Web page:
The rise and rise of online investing
- Edward Croft is CEO of Stockopedia, a UK-based website which aggregates research, commentary and analysis for investors, and offers social networking opportunities. The opinions expressed are his own. He will participate in the Reuters Politics Today live blog at noon British time on Wednesday, April 7, 2010, during Prime Minister’s Questions. Please tune in and join the discussion. -
Online investing started with a bang back in the late 1990s, with the onset of the day trader phenomenon and big IPOs for execution only brokers.
While the bursting of the dotcom bubble served to temporarily slow this trend, advances in communications technology over the last decade have brought even more powerful investment tools to individual investors at bargain prices.
Coupled with a growing mistrust of financial intermediaries due to the fallout from the credit crunch, increasing numbers of individuals are taking investment matters into their own hands (Barclays Capital recently reported that 85 percent of client trades are now executed online).
But while online investors now enjoy first-class execution services, they often lack cost-effective access to research and analysis that could improve their investment decision-making.
It is estimated that there are now over one million online investors in the UK with private investors holding over 12.8 percent of the UK companies by market capitalisation.
Individual investors can gain direct market access, level 2 prices and the ability to take leveraged shorts and longs on baskets of stocks via ETFs, trackers and advanced betting products.
Investors can effectively run mini hedge funds from their laptops with the kinds of tools that were formerly accessible only to institutions. But on the flip side, for both commercial and regulatory reasons, investment research tends to be restricted to institutional clients only.
A recent survey of Stockopedia users found that 61 percent felt that they did not have enough access to professional level research to make their investment decisions with 57 percentdescribing this lack of access as the most frustrating thing about UK investment websites. Investors are wanting easier access to high quality analysis and opinion and more accessible investor communications from companies.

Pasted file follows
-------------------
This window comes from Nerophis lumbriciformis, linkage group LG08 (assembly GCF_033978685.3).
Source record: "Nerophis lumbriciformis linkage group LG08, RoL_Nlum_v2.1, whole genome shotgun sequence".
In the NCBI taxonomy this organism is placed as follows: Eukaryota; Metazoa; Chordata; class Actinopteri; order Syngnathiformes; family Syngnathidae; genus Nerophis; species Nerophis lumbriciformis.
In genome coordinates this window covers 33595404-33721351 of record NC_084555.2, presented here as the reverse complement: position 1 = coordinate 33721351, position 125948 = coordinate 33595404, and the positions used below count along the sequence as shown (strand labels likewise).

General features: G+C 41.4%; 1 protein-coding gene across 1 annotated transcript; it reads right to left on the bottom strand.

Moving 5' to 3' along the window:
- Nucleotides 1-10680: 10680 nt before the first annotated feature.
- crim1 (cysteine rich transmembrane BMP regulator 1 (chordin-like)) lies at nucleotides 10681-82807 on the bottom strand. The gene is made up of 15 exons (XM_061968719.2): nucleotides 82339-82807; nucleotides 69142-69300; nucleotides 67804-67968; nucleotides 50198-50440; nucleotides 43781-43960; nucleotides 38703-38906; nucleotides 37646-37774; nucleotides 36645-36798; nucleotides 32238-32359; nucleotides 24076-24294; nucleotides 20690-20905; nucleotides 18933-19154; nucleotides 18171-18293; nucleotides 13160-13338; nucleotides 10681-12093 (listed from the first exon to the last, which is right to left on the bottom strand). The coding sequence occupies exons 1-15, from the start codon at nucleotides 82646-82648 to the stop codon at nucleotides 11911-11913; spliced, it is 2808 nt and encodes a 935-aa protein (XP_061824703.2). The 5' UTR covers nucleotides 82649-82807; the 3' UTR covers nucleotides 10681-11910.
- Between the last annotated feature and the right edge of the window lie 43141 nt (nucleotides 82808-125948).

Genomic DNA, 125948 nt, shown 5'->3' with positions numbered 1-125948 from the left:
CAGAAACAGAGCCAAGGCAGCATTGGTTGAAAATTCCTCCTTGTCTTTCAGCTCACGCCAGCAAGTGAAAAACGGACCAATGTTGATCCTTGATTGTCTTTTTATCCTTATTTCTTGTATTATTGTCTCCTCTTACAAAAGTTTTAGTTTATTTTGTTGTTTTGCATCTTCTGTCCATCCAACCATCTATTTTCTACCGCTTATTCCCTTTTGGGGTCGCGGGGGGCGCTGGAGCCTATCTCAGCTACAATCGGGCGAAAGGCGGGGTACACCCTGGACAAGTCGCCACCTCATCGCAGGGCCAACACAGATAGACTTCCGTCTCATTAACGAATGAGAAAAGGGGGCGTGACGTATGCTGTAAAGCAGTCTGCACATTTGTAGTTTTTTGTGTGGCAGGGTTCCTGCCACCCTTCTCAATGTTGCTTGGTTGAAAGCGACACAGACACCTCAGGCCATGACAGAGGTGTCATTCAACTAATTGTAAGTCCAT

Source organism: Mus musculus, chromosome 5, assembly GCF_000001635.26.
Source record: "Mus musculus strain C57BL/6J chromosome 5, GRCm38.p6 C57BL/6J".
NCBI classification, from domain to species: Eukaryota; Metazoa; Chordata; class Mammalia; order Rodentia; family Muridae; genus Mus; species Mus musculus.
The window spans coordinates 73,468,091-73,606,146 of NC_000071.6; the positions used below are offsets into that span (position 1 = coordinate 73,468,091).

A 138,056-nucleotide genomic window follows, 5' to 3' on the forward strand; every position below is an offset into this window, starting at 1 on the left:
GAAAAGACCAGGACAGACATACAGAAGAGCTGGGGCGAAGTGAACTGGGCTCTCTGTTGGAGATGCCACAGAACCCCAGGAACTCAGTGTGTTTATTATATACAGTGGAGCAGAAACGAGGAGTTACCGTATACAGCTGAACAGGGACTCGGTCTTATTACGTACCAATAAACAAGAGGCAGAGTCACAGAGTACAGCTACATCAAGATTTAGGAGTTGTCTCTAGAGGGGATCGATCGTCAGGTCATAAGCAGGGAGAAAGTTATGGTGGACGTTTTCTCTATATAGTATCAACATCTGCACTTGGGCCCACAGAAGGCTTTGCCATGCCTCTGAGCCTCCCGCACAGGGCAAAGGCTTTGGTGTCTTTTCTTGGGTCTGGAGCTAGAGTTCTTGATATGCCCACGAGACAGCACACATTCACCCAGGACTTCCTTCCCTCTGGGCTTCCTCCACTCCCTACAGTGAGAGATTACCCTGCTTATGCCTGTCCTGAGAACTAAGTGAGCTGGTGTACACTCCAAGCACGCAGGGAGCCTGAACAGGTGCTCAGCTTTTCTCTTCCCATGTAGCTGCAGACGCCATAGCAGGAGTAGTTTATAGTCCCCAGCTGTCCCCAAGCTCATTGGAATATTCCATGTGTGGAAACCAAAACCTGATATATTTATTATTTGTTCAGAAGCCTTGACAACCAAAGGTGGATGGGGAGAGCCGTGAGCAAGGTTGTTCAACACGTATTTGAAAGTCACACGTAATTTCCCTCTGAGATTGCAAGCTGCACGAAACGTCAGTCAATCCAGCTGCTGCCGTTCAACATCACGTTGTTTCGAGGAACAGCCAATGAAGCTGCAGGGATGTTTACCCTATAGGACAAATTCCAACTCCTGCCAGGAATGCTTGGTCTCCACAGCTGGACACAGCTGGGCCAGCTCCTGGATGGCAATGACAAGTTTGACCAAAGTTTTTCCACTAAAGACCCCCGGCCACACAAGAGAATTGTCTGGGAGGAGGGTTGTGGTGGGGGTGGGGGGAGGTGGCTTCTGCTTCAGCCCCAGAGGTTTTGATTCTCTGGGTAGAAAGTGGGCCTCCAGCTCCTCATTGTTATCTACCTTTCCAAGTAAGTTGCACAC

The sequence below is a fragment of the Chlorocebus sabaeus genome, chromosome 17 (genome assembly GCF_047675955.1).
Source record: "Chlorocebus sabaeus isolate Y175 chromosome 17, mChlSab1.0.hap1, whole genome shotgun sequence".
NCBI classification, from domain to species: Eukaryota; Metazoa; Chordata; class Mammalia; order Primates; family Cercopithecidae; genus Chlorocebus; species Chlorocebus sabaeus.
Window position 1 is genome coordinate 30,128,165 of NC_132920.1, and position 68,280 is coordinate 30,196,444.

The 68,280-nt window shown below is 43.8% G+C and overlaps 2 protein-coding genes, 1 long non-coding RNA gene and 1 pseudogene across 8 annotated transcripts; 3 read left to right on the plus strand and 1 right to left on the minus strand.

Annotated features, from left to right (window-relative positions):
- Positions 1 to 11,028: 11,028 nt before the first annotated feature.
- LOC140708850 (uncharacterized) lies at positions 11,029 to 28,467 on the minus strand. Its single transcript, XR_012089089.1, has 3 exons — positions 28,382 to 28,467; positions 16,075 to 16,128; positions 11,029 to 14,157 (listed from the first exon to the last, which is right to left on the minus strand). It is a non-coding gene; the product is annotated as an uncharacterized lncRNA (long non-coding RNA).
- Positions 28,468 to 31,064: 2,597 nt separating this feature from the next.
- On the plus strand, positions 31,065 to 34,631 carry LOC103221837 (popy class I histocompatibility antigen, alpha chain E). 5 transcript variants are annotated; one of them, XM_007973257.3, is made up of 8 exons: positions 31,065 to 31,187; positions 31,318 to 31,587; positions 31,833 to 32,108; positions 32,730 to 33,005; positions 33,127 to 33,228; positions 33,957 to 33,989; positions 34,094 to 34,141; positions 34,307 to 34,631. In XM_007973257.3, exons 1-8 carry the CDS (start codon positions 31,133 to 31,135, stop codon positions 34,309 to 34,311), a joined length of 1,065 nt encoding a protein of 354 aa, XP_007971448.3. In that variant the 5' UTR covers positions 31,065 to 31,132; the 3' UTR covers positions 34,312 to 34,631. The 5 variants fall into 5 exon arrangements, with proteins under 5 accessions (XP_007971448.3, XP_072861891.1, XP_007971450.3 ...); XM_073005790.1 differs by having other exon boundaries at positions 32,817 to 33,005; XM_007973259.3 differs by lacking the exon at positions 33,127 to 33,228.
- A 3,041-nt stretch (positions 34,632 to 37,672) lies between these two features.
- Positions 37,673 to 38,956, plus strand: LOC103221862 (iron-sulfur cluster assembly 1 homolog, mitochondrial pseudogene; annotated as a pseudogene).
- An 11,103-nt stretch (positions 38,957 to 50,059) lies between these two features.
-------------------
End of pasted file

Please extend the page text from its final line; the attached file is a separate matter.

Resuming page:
Nature abhors a vacuum so online investors are using bulletin boards and social media sites in order to exchange investment ideas, but this represents a lost opportunity for the professional investment world. In the United States, websites such as Seeking Alpha, Minyanville, Wall Street.
Cheat Sheets and to some extent, Google Finance, are aggregating commentary from professional market participants through a single portal. However, the culture in the UK and Europe remains very different.
Professional advisers tend to be more proprietary about their research, rarely blog publicly and keep their commentary internal to the firm and its existing client base. An attitude shift is required to satisfy this latent demand from individual investors and a key opportunity exists for pioneering firms to raise their profile and reach in this environment.
A quick look on Twitter shows that the professional investment world in the UK remains largely unaware of the significance of social-media based marketing communication, a state of affairs that must surely be addressed as individual investors continue to demand greater access to information.
While the tools to trade are widely available on the Web, online investors in the UK could still be said to be lacking the “instruction manual”. There is not a level playing field in access to the analysis and commentary that might help them make more informed decisions.
The rise of the empowered individual investor is only one decade young. The next decade will hopefully see this new breed of investors come to full maturity as access to financial information, commentary and analysis becomes democratised.